Personal Residence Trust (QPRT)
This comes in handy if you want to gift the house to specific heirs yet continue to live in your residence. You get tax benefits too.
What happens is that you transfer ownership of your home to a living trust. You live in the house for a set period of years (term) or until your passing. Afterwards, the home automatically goes to your heirs.
From a tax perspective the initial transfer to the trust is considered a taxable gift. But remember the value of the gift is based upon a math formula. We calculate the ‘present value’ (PV) of your heirs’ future interest. That number may not reflect the future market value but is what you use for taxes.
Separately, if you pass before the end of the term, the value of the home is included in your estate. If you live past the set period of years, the home goes to your heirs.
Your estate also escapes taxation on any appreciation during the term. Your home also avoids expensive and time consuming probate proceedings. This residence trust is irrevocable so you cannot cancel or undo it. This is how it works when there is a tax benefit.
If you have a vacation or holiday home, it also qualifies for a personal residence trust. You can have two (2) of these trusts.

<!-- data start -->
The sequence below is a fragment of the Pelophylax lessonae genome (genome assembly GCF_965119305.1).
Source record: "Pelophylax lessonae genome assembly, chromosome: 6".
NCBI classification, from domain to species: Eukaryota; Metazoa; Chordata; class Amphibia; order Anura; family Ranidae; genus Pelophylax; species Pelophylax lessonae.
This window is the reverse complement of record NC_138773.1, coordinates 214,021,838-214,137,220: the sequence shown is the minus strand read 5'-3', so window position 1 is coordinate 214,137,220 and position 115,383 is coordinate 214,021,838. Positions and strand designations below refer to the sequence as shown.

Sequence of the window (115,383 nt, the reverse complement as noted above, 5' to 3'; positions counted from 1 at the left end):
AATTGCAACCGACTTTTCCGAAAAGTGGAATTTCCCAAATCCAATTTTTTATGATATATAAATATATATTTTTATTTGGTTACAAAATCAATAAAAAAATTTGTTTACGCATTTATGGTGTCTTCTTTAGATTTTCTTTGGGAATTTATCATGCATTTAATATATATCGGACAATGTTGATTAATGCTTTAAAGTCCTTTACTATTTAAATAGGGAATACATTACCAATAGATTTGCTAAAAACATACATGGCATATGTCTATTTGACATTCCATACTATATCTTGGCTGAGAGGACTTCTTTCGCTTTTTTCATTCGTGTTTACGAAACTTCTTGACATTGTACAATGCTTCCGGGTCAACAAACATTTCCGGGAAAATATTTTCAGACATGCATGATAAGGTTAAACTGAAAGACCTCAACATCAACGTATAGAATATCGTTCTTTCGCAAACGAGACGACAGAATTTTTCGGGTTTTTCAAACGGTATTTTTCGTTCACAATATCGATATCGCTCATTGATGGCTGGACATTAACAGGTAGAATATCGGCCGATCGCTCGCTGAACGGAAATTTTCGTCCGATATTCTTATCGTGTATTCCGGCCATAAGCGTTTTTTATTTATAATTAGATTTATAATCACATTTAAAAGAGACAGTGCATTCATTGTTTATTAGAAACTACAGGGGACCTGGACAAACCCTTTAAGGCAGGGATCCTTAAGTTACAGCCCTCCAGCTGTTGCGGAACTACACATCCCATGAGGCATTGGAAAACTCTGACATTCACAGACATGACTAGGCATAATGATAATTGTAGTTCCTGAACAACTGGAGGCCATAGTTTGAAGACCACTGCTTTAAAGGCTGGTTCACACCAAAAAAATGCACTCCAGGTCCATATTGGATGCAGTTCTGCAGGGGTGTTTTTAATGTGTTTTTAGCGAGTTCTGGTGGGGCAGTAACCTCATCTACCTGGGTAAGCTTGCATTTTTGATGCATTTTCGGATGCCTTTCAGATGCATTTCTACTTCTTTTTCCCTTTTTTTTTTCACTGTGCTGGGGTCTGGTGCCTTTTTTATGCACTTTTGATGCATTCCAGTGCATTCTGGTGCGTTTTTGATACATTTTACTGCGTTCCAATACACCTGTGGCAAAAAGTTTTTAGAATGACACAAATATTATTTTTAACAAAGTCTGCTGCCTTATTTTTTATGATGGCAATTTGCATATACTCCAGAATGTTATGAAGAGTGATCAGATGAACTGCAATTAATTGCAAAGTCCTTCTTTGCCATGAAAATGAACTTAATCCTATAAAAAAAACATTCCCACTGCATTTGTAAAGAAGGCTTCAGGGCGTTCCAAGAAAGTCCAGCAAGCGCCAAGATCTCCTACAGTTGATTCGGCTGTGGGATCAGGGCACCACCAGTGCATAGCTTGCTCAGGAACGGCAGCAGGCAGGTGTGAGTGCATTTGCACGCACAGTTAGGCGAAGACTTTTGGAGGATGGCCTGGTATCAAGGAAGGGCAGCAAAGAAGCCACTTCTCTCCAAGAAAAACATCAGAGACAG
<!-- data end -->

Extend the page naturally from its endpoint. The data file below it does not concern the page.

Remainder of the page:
You can also sell the home during the period of the trust without penalty. However, you must reinvest the sale proceeds to the subsequent purchase for the trust to remain intact.
You, your spouse, or a trusted person can act as the trustee. Smart planning always includes a successor trustee.
Normally you would pay for upkeep and maintenance of the home. This would also include property taxes. These are deductible expenses on your personal tax return. However, you do not pay rent.
You can still live in the house after the ‘term’ has expired. In the trust declaration, give yourself the right (in writing) to lease the home back. You pay fair market value rent to your heirs. What they do with your rent money is up to them. This lease back may sound awkward, but you must stick with the tax rules. Your friendly IRS is very strict about these gifts. Do the lease paperwork and money transactions. You might need to prove it.
The rent you pay is from your estate and taxable income to your heirs. You cannot repurchase the home from the trust after the term expires.
If you have a home that you want passed onto family members, and pushing up against the lifetime estate tax exemption, then personal residence trust might be the right solution for you.